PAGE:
However much I enjoy kittens, having 3 litters a year populating my house is not something I really want to deal with, and neither did my housemate, Amy. Especially when my cat’s temperament drastically changes every time a new litter appears and she becomes whiny and “awhang-gish.”  Now, perhaps if I lived on a farm, and did not work away from home every day, and did not take month long furloughs once a year to visit family and did not need to find someone to take care of my 30 cats while I was gone, I might consider it.

So, since Tua Lek’s behavior was again becoming suspicious even after giving birth only 6 weeks ago, and the neighboring male tomcat was starting to hang around again, we decided the time had come. I made an appointment at the Mae Sariang animal clinic at 8:30 this morning.

Living in Thailand and having a motorbike as your main mode of transportation is a Wonderful, Free, Joyous Experience. Most of the time. Except when it’s raining heavily (I will refrain from the pun), or you have to take your cat to the veterinarian. Then, if you don’t have a pet carrier, your only recourse is a cardboard box strapped on the back of your bike with bungee cords.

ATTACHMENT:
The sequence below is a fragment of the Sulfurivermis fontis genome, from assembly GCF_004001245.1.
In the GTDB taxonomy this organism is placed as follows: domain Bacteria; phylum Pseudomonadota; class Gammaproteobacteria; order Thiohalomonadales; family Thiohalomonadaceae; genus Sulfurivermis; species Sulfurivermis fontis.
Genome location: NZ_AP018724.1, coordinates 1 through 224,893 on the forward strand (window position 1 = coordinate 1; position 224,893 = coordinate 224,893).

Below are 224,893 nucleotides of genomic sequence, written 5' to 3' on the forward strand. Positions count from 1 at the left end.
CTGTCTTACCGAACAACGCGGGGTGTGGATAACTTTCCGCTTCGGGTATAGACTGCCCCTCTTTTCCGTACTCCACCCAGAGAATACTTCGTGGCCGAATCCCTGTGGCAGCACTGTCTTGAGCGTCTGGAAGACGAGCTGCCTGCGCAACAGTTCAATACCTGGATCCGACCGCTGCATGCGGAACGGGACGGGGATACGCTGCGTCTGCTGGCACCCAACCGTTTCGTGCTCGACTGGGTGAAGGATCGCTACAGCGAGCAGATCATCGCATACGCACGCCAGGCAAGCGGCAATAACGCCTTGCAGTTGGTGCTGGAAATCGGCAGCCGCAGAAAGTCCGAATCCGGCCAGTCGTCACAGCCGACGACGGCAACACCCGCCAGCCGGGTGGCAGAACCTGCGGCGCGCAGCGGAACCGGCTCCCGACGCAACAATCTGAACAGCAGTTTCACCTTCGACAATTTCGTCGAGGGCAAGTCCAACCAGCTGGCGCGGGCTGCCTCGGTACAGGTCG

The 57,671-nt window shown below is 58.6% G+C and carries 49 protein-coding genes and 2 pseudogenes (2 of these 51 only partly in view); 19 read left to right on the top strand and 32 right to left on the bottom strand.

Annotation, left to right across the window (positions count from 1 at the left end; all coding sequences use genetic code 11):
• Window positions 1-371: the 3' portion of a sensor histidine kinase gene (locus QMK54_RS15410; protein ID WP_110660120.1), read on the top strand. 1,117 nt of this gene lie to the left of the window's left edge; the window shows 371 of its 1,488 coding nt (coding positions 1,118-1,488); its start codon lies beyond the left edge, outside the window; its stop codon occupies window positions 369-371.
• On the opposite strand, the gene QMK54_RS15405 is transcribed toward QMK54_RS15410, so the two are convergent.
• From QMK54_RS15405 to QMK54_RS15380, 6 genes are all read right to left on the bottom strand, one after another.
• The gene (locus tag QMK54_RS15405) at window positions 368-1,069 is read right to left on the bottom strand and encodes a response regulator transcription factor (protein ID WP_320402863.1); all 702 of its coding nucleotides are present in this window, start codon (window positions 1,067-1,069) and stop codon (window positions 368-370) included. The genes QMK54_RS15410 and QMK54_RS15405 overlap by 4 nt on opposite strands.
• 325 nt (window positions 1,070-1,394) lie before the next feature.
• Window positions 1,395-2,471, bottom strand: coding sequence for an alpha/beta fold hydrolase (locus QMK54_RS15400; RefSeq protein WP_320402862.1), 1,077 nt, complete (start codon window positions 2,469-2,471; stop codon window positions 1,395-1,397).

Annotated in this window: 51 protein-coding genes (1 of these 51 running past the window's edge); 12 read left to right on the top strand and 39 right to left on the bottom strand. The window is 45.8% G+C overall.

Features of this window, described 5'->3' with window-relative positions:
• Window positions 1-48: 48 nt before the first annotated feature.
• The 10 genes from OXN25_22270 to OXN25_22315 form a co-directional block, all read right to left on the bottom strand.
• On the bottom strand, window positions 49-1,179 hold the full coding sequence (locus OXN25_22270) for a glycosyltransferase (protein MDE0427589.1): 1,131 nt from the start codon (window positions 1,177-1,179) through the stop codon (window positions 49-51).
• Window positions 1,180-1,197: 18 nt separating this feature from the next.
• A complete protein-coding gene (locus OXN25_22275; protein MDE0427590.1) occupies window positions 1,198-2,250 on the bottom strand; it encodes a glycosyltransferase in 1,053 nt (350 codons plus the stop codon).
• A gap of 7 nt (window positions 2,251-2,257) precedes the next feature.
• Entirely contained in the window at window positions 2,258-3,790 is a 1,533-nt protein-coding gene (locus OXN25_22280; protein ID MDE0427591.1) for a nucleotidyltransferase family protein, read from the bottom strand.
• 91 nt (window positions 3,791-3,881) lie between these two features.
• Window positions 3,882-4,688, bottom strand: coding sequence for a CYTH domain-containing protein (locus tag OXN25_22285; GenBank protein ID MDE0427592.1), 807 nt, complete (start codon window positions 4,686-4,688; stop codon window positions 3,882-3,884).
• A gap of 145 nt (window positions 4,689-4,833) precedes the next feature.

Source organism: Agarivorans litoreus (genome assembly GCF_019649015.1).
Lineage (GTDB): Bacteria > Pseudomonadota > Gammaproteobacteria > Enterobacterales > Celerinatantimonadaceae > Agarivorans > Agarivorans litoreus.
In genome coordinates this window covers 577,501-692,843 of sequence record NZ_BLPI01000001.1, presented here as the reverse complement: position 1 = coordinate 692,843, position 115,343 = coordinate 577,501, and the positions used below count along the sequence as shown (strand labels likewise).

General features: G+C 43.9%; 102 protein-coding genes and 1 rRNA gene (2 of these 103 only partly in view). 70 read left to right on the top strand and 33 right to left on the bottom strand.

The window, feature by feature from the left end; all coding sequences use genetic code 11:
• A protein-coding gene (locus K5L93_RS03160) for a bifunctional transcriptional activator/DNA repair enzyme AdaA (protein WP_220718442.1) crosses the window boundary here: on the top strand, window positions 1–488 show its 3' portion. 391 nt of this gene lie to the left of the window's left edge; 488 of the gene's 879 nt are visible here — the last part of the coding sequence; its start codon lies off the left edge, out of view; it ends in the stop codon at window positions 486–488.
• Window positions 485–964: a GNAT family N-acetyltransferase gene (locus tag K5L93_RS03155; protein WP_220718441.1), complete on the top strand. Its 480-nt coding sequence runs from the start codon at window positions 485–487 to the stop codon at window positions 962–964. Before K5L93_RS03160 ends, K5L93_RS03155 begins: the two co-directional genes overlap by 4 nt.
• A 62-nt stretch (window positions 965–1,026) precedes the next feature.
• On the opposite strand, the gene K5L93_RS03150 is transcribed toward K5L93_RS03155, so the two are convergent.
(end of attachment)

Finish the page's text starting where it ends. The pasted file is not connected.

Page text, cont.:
When the time came to take Tua Lek, I grabbed the closest box that looked like it would work. It ended up being the box that my youth group had used to send goodies for my birthday. It was a little bit battered, but with a little tape, I thought it might work.